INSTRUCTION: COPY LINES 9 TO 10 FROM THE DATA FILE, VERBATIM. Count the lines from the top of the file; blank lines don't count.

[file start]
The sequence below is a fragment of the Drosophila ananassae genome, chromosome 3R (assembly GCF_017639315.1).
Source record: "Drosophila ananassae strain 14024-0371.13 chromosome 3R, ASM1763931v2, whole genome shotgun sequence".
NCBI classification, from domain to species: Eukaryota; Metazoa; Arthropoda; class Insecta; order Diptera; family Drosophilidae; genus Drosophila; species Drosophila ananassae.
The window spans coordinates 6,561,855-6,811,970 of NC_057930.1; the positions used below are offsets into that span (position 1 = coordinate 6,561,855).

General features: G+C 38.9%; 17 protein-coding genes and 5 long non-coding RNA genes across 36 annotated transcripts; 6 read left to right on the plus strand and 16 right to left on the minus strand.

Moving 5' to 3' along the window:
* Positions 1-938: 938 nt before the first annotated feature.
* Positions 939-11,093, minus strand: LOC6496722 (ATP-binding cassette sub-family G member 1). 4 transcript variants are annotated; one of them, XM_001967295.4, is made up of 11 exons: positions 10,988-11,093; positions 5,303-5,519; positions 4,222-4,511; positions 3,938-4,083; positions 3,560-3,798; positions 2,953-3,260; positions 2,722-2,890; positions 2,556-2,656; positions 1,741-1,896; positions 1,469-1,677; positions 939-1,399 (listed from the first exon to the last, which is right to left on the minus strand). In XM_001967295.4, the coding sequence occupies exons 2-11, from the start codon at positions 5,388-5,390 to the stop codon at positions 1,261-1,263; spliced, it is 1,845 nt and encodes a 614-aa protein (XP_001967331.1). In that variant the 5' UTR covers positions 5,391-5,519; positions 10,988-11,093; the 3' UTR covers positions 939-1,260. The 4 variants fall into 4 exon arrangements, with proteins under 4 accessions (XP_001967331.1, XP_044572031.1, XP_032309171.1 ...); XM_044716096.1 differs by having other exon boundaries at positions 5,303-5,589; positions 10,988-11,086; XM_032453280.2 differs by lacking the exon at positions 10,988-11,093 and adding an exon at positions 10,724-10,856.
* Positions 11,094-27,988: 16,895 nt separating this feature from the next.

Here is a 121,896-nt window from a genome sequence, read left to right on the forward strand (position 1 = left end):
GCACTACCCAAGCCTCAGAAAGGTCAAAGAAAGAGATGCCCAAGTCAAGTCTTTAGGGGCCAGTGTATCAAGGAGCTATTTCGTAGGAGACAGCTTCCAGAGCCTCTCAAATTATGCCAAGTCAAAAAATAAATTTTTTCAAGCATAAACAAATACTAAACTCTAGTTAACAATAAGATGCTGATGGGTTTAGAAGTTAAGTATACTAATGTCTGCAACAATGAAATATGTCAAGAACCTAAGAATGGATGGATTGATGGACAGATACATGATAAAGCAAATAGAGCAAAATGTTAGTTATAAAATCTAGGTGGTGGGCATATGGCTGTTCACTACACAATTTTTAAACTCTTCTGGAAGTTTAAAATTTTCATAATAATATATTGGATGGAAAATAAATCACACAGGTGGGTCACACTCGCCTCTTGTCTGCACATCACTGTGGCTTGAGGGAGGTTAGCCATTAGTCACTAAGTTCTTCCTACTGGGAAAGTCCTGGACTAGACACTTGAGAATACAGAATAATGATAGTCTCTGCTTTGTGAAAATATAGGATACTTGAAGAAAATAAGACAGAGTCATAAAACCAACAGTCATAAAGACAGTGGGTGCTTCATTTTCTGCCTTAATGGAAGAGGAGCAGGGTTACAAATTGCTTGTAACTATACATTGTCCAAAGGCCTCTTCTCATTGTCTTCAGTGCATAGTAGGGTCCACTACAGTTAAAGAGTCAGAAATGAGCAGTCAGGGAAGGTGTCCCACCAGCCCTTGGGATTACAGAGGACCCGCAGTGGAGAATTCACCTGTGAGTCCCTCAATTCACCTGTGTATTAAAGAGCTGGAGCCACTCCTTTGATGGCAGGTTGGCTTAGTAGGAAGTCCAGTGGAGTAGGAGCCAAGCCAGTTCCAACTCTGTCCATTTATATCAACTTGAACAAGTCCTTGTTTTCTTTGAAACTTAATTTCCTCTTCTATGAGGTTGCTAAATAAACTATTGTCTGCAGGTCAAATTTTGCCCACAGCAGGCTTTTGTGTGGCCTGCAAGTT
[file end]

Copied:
* Positions 11,094-27,988: 16,895 nt separating this feature from the next.

Here is a 121,896-nt window from a genome sequence, read left to right on the forward strand (position 1 = left end):